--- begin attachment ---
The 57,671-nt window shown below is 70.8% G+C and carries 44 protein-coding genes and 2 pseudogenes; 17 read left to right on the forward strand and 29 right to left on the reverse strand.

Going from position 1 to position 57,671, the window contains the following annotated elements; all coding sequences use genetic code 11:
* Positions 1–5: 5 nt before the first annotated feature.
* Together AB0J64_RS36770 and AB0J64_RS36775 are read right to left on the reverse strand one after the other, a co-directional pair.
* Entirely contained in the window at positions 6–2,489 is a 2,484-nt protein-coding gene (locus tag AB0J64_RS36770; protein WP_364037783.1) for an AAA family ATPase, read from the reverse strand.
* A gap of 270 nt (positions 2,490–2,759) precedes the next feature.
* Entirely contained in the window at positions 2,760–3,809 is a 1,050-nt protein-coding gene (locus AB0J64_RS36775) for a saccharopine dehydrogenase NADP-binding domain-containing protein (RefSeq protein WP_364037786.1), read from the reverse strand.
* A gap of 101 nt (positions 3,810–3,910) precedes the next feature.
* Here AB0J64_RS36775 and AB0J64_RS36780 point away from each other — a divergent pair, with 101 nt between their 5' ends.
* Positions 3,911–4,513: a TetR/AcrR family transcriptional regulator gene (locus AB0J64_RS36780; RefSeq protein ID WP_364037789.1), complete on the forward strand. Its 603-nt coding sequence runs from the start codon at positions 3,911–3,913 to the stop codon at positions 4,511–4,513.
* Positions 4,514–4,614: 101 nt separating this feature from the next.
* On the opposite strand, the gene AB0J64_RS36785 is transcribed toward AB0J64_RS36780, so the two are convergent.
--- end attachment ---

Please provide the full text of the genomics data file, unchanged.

The 57,671-nt window shown below is 70.8% G+C and carries 44 protein-coding genes and 2 pseudogenes; 17 read left to right on the forward strand and 29 right to left on the reverse strand.

Going from position 1 to position 57,671, the window contains the following annotated elements; all coding sequences use genetic code 11:
* Positions 1–5: 5 nt before the first annotated feature.
* Together AB0J64_RS36770 and AB0J64_RS36775 are read right to left on the reverse strand one after the other, a co-directional pair.
* Entirely contained in the window at positions 6–2,489 is a 2,484-nt protein-coding gene (locus tag AB0J64_RS36770; protein WP_364037783.1) for an AAA family ATPase, read from the reverse strand.
* A gap of 270 nt (positions 2,490–2,759) precedes the next feature.
* Entirely contained in the window at positions 2,760–3,809 is a 1,050-nt protein-coding gene (locus AB0J64_RS36775) for a saccharopine dehydrogenase NADP-binding domain-containing protein (RefSeq protein WP_364037786.1), read from the reverse strand.
* A gap of 101 nt (positions 3,810–3,910) precedes the next feature.
* Here AB0J64_RS36775 and AB0J64_RS36780 point away from each other — a divergent pair, with 101 nt between their 5' ends.
* Positions 3,911–4,513: a TetR/AcrR family transcriptional regulator gene (locus AB0J64_RS36780; RefSeq protein ID WP_364037789.1), complete on the forward strand. Its 603-nt coding sequence runs from the start codon at positions 3,911–3,913 to the stop codon at positions 4,511–4,513.
* Positions 4,514–4,614: 101 nt separating this feature from the next.
* On the opposite strand, the gene AB0J64_RS36785 is transcribed toward AB0J64_RS36780, so the two are convergent.